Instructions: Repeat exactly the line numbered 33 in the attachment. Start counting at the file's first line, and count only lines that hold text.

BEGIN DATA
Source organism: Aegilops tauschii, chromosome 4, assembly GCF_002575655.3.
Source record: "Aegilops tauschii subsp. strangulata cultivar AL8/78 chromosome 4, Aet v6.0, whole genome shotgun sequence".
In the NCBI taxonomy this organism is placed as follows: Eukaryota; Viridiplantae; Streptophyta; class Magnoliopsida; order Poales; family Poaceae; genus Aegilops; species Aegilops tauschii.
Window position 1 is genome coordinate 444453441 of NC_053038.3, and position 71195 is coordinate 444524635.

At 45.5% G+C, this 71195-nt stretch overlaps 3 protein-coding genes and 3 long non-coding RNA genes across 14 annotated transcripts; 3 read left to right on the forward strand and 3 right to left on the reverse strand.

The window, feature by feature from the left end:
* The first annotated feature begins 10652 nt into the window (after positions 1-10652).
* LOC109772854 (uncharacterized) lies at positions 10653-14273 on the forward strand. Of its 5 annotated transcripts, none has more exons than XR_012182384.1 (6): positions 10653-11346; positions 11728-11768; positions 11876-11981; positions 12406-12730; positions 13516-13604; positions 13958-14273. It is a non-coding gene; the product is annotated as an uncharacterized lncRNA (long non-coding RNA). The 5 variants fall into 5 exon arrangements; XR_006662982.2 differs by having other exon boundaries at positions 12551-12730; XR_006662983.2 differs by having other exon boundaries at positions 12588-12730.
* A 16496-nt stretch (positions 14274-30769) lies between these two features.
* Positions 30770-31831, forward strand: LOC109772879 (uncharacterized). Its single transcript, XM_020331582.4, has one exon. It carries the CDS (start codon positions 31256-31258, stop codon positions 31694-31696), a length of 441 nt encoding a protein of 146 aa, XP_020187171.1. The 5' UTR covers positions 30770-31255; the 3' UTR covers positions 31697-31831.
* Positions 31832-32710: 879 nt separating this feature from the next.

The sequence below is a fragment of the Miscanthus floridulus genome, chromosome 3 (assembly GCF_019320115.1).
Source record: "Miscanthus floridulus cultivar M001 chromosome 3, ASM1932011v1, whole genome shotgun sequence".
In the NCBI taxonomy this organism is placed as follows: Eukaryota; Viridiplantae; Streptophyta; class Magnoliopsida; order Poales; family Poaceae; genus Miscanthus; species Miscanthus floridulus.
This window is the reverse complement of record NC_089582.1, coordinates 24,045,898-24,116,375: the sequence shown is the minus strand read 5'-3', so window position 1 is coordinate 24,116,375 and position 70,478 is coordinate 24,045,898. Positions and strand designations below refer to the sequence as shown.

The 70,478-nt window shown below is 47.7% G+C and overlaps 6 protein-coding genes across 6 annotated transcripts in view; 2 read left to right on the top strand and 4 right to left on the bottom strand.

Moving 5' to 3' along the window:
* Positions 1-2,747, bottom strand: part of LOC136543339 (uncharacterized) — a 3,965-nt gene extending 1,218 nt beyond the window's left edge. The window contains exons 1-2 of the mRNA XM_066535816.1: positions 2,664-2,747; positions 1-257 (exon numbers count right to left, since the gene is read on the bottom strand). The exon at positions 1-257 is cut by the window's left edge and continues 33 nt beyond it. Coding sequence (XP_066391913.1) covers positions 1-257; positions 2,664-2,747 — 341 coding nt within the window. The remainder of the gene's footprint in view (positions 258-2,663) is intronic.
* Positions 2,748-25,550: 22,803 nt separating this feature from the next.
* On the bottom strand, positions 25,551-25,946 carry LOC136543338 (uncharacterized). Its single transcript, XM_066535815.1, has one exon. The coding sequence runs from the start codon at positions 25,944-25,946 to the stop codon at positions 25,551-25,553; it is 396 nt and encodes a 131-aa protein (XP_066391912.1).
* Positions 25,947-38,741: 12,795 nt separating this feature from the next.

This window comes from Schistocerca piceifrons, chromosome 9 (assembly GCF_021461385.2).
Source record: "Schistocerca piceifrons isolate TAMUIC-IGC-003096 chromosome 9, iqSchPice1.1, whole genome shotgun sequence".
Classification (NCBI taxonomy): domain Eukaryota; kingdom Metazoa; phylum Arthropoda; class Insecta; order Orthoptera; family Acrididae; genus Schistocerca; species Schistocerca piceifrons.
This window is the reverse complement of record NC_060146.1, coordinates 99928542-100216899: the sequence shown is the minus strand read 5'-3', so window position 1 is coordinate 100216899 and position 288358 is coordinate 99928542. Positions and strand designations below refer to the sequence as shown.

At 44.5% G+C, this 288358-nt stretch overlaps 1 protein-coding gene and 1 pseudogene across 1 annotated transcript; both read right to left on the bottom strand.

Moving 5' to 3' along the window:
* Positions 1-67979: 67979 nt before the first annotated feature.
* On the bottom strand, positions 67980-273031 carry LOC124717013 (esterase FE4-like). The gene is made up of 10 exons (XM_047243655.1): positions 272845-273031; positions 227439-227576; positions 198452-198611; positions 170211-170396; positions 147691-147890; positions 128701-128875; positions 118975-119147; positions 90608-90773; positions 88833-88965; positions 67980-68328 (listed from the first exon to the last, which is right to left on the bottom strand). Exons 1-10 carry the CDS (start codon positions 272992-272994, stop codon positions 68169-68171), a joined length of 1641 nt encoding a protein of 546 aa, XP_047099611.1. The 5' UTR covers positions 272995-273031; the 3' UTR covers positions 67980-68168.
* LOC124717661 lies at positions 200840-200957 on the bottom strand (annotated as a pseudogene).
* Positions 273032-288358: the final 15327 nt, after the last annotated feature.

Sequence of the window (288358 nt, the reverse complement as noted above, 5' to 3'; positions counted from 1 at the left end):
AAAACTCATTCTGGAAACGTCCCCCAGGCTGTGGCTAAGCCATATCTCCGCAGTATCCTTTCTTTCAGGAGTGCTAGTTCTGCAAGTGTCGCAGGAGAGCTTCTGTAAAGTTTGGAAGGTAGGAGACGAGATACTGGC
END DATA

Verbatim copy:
AAAACTCATTCTGGAAACGTCCCCCAGGCTGTGGCTAAGCCATATCTCCGCAGTATCCTTTCTTTCAGGAGTGCTAGTTCTGCAAGTGTCGCAGGAGAGCTTCTGTAAAGTTTGGAAGGTAGGAGACGAGATACTGGC